Editor's note: Erwin Chang is director of special studies at Magaña Research Worldwide, Los Cabos, Mexico.
The population of unauthorized Hispanic immigrants in the U.S. is considerable and ranges between 11 and 22 million people1,2,3. However, there has been a lack of nationwide quantitative studies based on the perspectives of unauthorized Hispanic immigrants regarding their immigration stories, life, perceptions and attitudes towards American culture and society. As a result, it is hard to understand the main problems created by this social phenomenon and to find plausible solutions.
Thus, the study profiled in this article tries to close the knowledge gap by focusing on various topics related to unauthorized Hispanic immigration in the U.S., including what would make the immigrants return to their country of origin; factors that influence their lives in the U.S.; crime; their political orientation; and their perspectives on the Trump administration.
One reason that prevents research organizations from conducting studies with unauthorized Hispanic immigrants in the U.S. is the difficulty of finding and convincing them to participate in a study. For instance, they may be afraid of talking to undercover officials from the U.S. government’s Immigration and Customs Enforcement (ICE) agency and refuse to identify themselves as an unauthorized or undocumented immigrant.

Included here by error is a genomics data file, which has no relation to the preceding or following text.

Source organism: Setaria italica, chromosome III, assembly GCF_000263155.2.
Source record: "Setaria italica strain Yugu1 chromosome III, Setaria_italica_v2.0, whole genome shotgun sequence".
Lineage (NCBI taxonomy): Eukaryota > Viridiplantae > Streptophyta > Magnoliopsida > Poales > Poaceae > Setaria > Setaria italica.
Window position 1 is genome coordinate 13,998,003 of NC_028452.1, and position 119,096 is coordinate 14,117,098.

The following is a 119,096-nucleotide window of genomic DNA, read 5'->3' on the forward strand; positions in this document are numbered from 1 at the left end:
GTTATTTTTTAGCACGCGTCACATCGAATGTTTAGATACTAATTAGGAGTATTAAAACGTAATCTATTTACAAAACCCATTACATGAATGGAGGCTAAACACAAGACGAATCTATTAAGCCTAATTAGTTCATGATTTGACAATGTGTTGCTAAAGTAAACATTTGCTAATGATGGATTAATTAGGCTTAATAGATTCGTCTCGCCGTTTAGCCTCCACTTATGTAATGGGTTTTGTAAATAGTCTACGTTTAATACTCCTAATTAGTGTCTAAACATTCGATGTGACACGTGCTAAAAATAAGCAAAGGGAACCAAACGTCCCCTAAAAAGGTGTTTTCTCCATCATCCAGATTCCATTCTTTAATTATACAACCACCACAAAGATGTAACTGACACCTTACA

Moreover, they learn that it is better to hide their immigration status to get or keep a job and do not want to be regarded as a type of pariah. Therefore, they feel uneasy taking part in this type of study.
Another challenge involves obtaining data that is representative of the unauthorized immigrant community. Although it might be easy to intercept Hispanics at Hispanic shopping centers, such data might be deemed neither adequate nor representative since it will be limited to certain demographics.
Online surveys ...